This prohibition would most likely be permissible under the First Amendment. Applying the Central Hudson test, we must first must decide if the spam would be considered false or misleading.117 As previously mentioned, a lawyer could send completely accurate and non-misleading spam. second we must ask if the government interest is substantial.118 The government does has a substantial interest in protecting Internet service providers and consumers from having to waste time and money dealing with spam. Third, we determine whether the governmental interest is furthered by the regulation.119 The interest in protecting consumers from incurring costs from spam would certainly be furthered by prohibiting lawyers from sending it. Finally, we must decide if there is a reasonable fit between the government interest and the regulation.120 Prohibiting lawyers from sending spam reasonably fits with the government’s interest in protecting consumers. Thus, the spam ban would probably pass constitutional muster.


The ability to change web sites without much cost creates a responsibility on the part of a lawyer with regard to the information he or she expresses on the Internet. If a lawyer makes a communication on his or her web site that was not originally false or misleading under Rule 7.1 but becomes so when circumstances change, the lawyer should be required to correct the information. Rule 7.2 should make clear that lawyers must regularly check their web sites for information that has become false or misleading. In the event that some information becomes false or misleading, the lawyer should be required to exercise reasonable care to correct the problem. Model Rule 5.3 (Responsibilities Regarding Nonlawyer Assistants) requires a lawyer to make reasonable efforts to ensure that the conduct of their nonlawyer assistants is compatible with the professional obligations of the lawyer, and to take reasonable remedial action if it is not.121 Law firms should be required to also hold the designers of their web sites to this standard.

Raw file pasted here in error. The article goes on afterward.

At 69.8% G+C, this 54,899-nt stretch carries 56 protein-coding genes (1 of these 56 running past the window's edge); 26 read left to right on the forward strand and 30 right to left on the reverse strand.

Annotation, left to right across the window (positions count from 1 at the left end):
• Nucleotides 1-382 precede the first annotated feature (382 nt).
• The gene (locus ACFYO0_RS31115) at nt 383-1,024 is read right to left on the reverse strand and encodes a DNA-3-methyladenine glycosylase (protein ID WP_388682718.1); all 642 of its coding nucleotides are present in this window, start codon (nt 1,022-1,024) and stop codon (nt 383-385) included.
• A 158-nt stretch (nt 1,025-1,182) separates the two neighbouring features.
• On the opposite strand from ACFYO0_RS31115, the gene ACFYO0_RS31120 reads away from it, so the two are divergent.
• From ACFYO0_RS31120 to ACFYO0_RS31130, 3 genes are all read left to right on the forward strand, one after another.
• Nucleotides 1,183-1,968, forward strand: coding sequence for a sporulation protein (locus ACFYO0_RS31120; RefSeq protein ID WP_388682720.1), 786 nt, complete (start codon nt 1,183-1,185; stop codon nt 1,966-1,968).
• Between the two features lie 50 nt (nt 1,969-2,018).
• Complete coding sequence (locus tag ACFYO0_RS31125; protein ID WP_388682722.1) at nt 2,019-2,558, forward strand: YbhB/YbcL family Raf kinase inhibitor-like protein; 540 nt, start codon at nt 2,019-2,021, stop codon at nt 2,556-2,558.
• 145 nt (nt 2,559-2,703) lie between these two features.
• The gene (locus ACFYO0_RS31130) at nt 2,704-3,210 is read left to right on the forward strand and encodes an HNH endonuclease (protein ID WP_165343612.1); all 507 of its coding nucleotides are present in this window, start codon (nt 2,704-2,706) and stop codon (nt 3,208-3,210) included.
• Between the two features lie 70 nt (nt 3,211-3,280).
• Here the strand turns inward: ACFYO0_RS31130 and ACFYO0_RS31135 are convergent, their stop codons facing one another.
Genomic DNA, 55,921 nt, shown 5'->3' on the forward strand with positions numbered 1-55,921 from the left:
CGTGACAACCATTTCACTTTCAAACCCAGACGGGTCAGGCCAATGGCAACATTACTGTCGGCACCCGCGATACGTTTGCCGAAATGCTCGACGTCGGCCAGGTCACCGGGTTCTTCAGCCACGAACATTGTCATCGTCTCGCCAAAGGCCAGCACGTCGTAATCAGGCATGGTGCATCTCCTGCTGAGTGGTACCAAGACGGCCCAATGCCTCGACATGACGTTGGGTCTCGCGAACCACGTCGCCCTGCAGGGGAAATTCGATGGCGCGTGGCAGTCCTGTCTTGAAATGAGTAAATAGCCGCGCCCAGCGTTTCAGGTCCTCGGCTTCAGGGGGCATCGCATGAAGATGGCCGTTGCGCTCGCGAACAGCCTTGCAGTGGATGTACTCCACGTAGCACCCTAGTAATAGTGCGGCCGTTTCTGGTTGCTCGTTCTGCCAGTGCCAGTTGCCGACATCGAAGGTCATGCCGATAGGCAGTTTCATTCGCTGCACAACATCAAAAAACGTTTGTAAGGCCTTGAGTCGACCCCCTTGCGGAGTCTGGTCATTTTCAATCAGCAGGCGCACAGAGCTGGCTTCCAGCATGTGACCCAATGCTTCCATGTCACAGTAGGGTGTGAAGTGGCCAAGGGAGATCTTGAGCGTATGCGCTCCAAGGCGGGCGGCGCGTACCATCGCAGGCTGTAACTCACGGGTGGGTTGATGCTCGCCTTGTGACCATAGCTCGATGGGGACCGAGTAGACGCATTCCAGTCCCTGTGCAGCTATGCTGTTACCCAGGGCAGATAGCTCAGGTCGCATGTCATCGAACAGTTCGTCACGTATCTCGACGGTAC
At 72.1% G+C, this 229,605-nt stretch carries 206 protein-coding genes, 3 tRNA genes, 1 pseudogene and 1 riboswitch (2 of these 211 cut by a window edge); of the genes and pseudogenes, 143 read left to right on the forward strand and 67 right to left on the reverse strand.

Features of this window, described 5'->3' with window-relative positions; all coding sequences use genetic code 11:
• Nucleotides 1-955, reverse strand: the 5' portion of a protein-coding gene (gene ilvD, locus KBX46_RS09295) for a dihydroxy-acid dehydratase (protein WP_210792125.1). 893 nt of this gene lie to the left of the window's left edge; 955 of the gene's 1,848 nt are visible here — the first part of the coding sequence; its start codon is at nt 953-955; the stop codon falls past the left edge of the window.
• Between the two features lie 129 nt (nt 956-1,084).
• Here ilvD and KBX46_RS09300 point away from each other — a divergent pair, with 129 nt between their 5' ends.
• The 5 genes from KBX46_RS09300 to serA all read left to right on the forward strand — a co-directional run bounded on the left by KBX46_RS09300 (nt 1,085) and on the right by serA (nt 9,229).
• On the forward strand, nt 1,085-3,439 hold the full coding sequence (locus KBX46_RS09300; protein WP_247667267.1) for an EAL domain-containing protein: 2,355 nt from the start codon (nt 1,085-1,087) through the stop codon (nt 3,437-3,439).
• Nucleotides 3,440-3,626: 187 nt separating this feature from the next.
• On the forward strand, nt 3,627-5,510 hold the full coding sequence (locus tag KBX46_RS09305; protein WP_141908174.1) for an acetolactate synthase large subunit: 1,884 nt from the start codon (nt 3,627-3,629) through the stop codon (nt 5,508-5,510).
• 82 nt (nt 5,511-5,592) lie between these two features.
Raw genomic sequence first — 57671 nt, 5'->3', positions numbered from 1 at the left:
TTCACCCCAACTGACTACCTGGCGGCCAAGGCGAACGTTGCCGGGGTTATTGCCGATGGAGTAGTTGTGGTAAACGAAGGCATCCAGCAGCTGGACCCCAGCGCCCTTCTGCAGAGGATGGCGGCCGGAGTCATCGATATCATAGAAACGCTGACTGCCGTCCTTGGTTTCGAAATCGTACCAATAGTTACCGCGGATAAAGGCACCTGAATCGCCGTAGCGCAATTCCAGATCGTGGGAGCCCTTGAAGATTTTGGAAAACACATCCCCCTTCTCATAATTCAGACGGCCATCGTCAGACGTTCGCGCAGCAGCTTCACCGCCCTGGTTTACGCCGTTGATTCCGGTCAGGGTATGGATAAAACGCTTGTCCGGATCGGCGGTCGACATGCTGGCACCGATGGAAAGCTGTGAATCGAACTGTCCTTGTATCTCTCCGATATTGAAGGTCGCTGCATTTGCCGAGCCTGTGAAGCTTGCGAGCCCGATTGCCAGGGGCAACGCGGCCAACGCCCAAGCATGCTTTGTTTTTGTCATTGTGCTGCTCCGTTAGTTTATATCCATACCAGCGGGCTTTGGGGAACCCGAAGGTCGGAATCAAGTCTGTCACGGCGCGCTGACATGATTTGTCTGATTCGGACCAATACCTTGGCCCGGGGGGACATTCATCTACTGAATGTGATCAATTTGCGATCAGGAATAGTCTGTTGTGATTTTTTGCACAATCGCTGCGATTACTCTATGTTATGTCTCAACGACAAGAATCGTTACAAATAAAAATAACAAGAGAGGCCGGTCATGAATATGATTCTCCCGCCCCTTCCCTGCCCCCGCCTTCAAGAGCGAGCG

To deal with the problems of artificially increasing web search engine relevancy scores through misleading keyword stuffing, invisible keyword stuffing, and meta-tags, an amendment should be added to Rule 7.1. This amendment should prohibit misleading communications, even if they are not readily apparent.l22 A comment could be included stating that the use of the name of a lawyer unaffiliated with the firm responsible for the web site, the mention of a practice area the firm or lawyer does not participate in, and the repetitious use of otherwise acceptable words through meta-tags or invisible keyword stuffing would all be examples of such communications.


Rule 8.5(b) should be amended so that any advertising on the Internet is governed by the rules of the jurisdiction in which the lawyer was present while creating the advertisement. This change would provide certainty for the lawyer and remove the burden of trying to figure out where the predominant effect of action on the Internet would take place.


The growth of the Internet has created a world of unprecedented connection. The Internet should be used as a powerful tool to provide the public with information about legal services. However, instead of treating the Internet as simply another medium of communication, albeit an extremely powerful one, the Model Rules should recognize that the Internet’s unique nature also creates unique challenges. A blend of the traditional methods of regulating the marketing of legal services and an understanding of these unique challenges is required to effectively advance the goals of pursuing the administration of justice and maintaining respect for the practice of law.


* J.D., Georgetown University Law Center (expected May 2005); B.A., Bates College, 2000. The author would like to express his heartfelt thanks to his family and friends for their incredible support.

Copyright Georgetown University Law Center Summer 2004